Chew: Demon Chicken Poyo
Story by John Layman
Art by Rob Guillory

First, he saved an English village from a mad scientist making it rain livestock. Then, he freed a faraway fantasy realm from the tyranny of mutant vegetables and was crowned king. He also did a bunch of awesome stuff in between.

Now, after having his neck snapped, everyone’s favorite cybernetic luchador rooster assassin (and all-around badass motherf$&#@%g bird) has taken his rightful place as a lord of hell.

As John Layman and Rob Guillory wind down their amazing, hysterical Image series, they’ve given us one last one-shot featuring Poyo, the poultry-turned-psycho government agent who steals fans’ hearts a little more with each successive two-page spread of him fighting some equally ridiculous monster animal or vegetable (Pengthulu remains my favorite, but this issue’s two-pager against Galaxseal is another feast for the eyes).

In his latest adventure, Poyo stars in his own Christmas-themed children’s tale, in which he takes down a disgruntled Santa Claus and his Seussical henchman, the Grumpass, after Santa declares war on Christmas and breaks the hearts of the children of Blun, as a narrator details Poyo’s adventures in not-necessarily-always-rhyming couplets.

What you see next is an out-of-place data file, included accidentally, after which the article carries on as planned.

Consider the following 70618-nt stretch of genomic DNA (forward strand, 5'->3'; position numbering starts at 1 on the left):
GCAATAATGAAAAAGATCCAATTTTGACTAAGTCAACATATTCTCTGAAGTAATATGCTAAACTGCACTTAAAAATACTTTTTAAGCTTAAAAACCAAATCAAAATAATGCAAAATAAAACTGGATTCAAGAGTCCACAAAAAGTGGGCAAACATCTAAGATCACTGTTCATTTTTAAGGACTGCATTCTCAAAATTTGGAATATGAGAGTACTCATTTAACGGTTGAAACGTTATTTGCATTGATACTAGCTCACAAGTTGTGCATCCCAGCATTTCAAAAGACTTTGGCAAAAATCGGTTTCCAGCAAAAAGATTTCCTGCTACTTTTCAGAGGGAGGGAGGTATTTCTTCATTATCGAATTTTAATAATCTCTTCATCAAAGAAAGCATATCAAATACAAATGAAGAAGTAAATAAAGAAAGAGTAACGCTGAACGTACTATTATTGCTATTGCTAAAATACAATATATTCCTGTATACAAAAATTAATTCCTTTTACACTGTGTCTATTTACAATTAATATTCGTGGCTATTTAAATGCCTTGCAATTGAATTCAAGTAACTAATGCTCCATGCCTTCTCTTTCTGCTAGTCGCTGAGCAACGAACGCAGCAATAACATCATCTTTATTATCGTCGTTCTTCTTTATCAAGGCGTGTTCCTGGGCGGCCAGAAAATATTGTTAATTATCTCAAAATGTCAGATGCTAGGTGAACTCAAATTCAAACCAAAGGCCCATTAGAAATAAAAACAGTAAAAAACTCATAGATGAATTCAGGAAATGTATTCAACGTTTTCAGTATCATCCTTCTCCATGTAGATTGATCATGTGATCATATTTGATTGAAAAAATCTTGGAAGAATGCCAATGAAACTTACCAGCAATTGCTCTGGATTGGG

But this children’s tale is a distraction from the framing sequence, in which a priest attempts to exorcise a little girl possessed by an ancient Sumerian demon and of the ability to vomit pea soup with firehose-like force. Poyo arrives in this sequence as well to mete out justice and generally be awesome.

But as always, Poyo disappears to his next adventure before he can be properly thanked for saving the day via ultraviolence.

And also as always, Rob Guillory’s art is a sick delight, brightly colored but with the gross details of John Kricfalusi animation. No one in Chew is attractive, even the people who theoretically are supposed to be. And how could they be with all the vomit and blood and missing limbs and gross food-based powers?

I’m behind on the trades – the last thing I read was Detective Colby snapping Poyo’s neck in issue #45 – so I think a key plot point from the series may have been spoiled for me, but if you just want to read a story about a robot rooster killing all manner of creature with gleeful abandon, well, really, you don’t have any other options.